August 27, 2015
About Kristina Marie Darling
Kristina Marie Darling is the author of over twenty collections of poetry and hybrid prose. Her awards include fellowships from Yaddo, the Ucross Foundation, the Helene Wurlitzer Foundation, and the American Academy in Rome, as well as grants from the Elizabeth George Foundation, the Kittredge Fund, the Ora Lerman Trust, and the Rockefeller Foundation Archive Center. She is currently working toward both a Ph.D. in English Literature at S.U.N.Y.-Buffalo and an M.F.A. in Poetry at New York University.
About John Gallaher
John Gallaher is the author of five books of poetry, including Your Father on the Train of Ghosts (with G.C. Waldrep, 2011), and In a Landscape (2014), as well as two chapbooks, and two edited collections, The Monkey and the Wrench (with Mary Biddinger) and Time Is a Toy: the Selected Poems of Michael Benedikt (with Laura Boss). His poems have appeared in The Best American Poetry, Poetry, Boston Review, Chicago Review, and elsewhere.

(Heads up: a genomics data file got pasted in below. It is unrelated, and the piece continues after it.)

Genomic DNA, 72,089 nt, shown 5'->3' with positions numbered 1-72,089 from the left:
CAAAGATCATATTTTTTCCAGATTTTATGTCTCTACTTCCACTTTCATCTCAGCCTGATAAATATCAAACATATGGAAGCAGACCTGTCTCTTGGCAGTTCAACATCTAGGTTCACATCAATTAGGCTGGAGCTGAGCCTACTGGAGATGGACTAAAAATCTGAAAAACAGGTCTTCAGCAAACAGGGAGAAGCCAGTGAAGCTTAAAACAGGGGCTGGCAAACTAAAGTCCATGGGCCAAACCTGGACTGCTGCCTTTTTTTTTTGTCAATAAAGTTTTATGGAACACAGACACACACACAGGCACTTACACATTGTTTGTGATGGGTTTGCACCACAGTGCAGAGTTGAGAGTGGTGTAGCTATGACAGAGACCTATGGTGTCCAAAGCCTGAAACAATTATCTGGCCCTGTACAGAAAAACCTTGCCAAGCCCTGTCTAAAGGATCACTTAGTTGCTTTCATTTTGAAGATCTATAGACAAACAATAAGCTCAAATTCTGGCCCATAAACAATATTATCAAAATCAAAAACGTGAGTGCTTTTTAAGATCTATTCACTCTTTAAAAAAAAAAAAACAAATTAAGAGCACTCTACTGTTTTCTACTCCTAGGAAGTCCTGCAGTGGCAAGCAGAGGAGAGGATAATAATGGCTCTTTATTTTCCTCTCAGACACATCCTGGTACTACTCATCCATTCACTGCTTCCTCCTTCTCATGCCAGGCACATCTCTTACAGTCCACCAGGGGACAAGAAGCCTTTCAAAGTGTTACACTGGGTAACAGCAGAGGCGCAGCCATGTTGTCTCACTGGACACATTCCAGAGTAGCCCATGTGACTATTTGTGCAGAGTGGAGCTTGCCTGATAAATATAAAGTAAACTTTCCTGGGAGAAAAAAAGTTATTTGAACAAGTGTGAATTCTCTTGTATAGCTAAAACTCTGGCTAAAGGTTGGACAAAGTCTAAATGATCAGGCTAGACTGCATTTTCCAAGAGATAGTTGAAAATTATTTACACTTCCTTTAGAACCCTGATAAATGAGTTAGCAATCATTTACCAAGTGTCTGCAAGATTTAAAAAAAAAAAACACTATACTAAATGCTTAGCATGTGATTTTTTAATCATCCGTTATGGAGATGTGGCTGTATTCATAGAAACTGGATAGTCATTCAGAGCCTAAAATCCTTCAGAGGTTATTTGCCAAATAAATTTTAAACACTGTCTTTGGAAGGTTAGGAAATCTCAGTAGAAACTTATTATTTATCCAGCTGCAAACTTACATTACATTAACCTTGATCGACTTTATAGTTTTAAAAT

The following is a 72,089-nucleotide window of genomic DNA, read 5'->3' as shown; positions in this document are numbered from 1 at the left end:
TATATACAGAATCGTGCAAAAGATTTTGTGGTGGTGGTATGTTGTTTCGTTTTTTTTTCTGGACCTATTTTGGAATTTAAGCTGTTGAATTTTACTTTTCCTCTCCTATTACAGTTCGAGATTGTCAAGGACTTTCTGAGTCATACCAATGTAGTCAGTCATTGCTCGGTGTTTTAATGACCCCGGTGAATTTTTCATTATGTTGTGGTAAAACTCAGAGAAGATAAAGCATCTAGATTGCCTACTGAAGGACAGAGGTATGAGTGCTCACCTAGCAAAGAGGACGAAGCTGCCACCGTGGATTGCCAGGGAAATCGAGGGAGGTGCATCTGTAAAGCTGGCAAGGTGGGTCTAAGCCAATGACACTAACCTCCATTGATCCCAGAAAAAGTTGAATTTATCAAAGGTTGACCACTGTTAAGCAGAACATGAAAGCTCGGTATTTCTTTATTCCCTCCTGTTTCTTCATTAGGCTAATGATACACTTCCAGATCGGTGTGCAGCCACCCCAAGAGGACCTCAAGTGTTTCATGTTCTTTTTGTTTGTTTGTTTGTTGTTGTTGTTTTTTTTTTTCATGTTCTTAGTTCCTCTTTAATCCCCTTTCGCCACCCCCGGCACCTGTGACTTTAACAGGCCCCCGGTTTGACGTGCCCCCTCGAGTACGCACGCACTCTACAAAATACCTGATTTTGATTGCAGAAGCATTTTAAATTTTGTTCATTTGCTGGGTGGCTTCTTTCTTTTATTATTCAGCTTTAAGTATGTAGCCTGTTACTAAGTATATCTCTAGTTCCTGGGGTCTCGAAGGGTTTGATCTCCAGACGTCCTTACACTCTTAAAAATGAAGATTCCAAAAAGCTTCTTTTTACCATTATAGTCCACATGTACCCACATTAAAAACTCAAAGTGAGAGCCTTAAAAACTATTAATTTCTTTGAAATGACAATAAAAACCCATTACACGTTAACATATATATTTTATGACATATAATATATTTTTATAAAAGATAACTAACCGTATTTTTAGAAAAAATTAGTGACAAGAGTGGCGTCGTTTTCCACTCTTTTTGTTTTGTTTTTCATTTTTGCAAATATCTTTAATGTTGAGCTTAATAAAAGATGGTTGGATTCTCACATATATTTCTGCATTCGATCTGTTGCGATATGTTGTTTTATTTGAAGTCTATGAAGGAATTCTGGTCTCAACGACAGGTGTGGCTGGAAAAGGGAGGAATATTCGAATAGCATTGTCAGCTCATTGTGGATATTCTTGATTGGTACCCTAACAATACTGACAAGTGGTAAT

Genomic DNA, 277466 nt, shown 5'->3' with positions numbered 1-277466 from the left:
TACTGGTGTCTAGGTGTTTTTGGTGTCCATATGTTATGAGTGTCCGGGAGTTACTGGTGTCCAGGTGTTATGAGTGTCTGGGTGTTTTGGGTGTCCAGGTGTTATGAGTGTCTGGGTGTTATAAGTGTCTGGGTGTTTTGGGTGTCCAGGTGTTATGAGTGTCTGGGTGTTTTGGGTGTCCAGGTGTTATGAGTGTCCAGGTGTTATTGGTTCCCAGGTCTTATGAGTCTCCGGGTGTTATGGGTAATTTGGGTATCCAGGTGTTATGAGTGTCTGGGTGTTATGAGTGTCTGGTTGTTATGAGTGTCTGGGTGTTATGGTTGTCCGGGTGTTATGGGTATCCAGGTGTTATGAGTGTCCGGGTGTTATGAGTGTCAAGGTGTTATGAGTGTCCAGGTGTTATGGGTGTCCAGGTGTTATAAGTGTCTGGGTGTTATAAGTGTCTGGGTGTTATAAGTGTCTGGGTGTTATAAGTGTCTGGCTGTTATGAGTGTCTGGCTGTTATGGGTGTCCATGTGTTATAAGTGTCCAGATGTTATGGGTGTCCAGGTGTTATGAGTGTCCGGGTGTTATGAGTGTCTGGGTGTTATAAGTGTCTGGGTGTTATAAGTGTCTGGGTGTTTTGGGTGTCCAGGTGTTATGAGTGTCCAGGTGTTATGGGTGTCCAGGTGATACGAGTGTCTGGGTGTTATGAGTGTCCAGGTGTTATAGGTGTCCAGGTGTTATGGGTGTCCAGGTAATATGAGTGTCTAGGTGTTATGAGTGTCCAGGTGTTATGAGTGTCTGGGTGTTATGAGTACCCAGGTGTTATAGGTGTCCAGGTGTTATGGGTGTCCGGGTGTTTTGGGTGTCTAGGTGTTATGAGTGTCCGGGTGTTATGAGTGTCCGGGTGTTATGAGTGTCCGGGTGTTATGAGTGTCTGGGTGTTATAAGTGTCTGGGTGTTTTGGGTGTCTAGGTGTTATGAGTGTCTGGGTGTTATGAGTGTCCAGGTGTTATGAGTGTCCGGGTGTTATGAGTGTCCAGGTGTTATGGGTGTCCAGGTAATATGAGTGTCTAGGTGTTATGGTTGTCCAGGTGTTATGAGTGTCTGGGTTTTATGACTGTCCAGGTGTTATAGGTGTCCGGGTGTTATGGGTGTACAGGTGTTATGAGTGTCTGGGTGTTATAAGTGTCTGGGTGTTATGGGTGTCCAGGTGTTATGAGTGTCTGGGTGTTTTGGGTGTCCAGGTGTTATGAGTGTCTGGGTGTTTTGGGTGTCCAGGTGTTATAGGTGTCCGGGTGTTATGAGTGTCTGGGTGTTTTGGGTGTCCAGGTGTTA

Are we dancing, then, or are we fighting? Maybe I should have stretched or done a warm-up lap. So, I will close my eyes and pretend we’re on the phone. A little background of electricity from something in the house running. Maybe the refrigerator. And some music upstairs. I’ll be so quiet that I’m almost not here at all. I will use my fear of being dead to focus on the way the walls meet each other and the floor and the ceiling. It’s how leaving is automatic, and will scoop us up like ice cream and deliver us, head first, into a soft landing. Are we having an emergency? Your blood pressure indicates you’re fainting. Just get me a glass of water, I’ll be fine. And faces in a gray wave, like billowing wallpaper, and always these voices off to the side that seem to have no interest in you. “Do you know what the photo looks like?” they’re asking. “Well, would you look at that,” they reply. They’re feeding you moments that jerk back away from you as you approach, over and over, until you learn not to try. I’m going to not try for the rest of the evening, 7:35. People are out walking dogs, forming a gray smear in arcs down the block, then up into patchy clouds and the last bit of sun. It’s how doors are magic. How you feel you’re descending through the floors of your old house watching yourself through the years at daily tasks. All these people around you raise their hands, waiting to be called on. Now you’re raising your hand as well.